Have you heard of Positive Reinforcement?

Equine learning, behavior and welfare studies.

Written by: Patricia Lincourt

Wili a Bay Holstiener gelding for lease with funny lip style

Updated: 11-6-2024

Published: 2-4-2024

Why clicker train your horse?

The science is complex and you could spend years studying animal behavior to develop a certified understanding of how the brain works in mammals. A combination of a lot of background reading, attending courses and practical hands-on experience have led us to the point of wanting to write down our experiences in practicing training horses with R+ methods in the hope that it encourages more people to want to find out more. We will go into more detail about why R+ works, but in our experience we find that often horses that are Clicker Trained are more motivated to work with you because of the scientific principles involved and the way Positive Reinforcement encourages learning and leads to behavioral outcomes. 

The methods can also help them regulate their emotions when they experience stress, excitement or fear. And training using these methods provides bonding time with your horse, as well as enrichment and the opportunity for them to problem solve situations and be rewarded as a result. For context we (Lincourt Stables) are based in central Los Angeles, with no access to turn out or safe trail riding so the horses spend a lot of time in the arena for exercise and enrichment through mental stimulation is very important.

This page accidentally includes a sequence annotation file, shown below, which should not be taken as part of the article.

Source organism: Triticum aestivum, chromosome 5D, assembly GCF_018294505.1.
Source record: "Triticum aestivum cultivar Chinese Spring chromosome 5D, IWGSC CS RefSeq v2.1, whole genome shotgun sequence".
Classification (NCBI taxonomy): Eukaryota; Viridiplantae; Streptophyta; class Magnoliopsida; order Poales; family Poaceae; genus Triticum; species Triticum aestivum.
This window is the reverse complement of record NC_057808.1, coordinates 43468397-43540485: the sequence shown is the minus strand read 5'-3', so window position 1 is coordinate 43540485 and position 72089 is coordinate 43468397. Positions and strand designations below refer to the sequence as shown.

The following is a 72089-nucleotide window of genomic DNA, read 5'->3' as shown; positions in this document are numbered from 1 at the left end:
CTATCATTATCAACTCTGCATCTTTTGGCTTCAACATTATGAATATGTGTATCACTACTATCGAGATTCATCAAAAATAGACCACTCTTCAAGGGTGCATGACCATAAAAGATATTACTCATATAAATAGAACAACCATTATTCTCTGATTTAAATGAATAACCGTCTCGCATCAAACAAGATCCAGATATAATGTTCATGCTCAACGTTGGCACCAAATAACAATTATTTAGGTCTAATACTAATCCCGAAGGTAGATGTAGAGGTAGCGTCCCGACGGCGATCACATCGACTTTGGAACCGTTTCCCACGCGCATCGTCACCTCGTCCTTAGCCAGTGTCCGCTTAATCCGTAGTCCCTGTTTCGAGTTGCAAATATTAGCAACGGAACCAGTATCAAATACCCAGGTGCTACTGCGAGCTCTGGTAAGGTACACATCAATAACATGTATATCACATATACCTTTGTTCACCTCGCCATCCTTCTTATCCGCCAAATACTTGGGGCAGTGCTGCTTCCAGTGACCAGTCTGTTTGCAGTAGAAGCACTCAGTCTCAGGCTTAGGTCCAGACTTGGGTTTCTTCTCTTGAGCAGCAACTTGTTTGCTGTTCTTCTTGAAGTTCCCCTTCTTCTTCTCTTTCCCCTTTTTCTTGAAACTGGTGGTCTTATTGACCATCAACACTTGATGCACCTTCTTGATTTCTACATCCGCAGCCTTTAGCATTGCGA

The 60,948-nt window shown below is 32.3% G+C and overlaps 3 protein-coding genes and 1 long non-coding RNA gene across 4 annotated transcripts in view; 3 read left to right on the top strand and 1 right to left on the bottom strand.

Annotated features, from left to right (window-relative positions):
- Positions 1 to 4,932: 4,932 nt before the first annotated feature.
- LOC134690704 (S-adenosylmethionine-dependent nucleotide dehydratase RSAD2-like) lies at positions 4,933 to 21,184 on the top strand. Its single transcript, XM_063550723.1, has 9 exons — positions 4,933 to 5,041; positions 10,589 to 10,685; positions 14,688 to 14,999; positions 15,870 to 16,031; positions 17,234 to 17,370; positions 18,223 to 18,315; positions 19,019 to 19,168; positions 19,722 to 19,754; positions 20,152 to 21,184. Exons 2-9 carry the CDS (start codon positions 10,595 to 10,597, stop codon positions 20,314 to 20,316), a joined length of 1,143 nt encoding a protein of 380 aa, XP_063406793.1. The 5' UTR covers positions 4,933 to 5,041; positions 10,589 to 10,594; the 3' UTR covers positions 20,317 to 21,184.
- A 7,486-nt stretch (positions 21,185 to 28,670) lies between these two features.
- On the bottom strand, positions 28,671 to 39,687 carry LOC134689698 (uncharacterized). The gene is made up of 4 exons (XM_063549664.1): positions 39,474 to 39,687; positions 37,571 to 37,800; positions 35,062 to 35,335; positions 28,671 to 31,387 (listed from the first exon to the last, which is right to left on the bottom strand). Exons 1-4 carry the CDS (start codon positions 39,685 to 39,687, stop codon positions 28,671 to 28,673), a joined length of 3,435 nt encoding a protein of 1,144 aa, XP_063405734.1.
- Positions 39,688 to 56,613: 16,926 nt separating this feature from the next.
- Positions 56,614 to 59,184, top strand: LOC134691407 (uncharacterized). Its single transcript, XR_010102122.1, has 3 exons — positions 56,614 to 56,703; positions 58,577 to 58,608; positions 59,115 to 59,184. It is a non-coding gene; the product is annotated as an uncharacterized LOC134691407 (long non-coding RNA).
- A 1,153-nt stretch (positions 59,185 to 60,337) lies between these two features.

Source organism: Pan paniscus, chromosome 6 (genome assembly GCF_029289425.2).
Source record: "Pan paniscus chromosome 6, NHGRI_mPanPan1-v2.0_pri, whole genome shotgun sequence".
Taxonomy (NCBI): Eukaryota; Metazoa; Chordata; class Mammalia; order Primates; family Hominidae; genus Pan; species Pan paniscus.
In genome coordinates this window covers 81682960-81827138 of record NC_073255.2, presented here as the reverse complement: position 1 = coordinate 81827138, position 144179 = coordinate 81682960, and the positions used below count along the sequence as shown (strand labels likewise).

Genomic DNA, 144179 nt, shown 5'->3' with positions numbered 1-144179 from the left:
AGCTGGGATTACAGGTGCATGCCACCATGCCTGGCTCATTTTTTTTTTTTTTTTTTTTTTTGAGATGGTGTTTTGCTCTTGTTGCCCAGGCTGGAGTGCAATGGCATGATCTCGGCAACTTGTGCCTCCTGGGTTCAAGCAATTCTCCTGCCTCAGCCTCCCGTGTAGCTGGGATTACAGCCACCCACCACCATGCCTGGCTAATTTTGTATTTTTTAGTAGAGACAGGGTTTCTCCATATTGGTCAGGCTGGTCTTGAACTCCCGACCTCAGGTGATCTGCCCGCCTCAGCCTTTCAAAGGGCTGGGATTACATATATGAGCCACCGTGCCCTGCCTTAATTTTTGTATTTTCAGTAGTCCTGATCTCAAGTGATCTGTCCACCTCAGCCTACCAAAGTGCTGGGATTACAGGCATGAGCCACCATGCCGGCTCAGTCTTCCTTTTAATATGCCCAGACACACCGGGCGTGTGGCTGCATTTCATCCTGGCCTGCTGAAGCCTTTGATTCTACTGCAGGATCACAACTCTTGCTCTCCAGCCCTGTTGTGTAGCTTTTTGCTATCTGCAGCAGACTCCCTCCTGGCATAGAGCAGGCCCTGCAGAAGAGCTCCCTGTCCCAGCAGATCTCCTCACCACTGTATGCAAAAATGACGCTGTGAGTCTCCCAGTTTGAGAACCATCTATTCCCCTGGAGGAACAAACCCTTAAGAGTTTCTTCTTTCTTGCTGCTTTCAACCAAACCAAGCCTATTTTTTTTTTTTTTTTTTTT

Why does Clicker Training work?

Let's take a step back and look at the bigger picture to get a brief understanding of how horses learn. This is where the science comes in and is a tiny insight into learning theory to hopefully whet your appetite! (Some of the terminology may be new but stick with us!) 

The principles of Learning Theory are important and can really help how you understand, ride and train your horse. Learning Theory also helps explain why Positive Reinforcement and therefore Clicker Training works with animals such as horses.

In simple terms, according to studies in neuroscience there are two main ways horses and other animals learn:

  1. Avoiding pain and danger. This could be anything that may lead your horse to injury or death. For example; heat, cold, predators, falls, cliffs, holes, etc. Which by the way, is the reason why your horse has a strong flight reflex and explains why they may suddenly spook at a plastic bag or react to noises. They have a strong instinct for self preservation whether you like it or not!
  2. The seeking system. Looking for things that sustain life and bring pleasure. For example, food, water, shelter, reproduction etc. This would include play and companionship. Horses are after all herd animals and prefer to be in company, so safety in numbers to protect against predators still runs strong in domesticated horses. The seeking system is where the R+ learning happens, and we want to keep the horse in this ‘seeking’ mode for the best results.

Positive Reinforcement encourages learning and leads to desired behavioral outcomes. - Rachel Kerr

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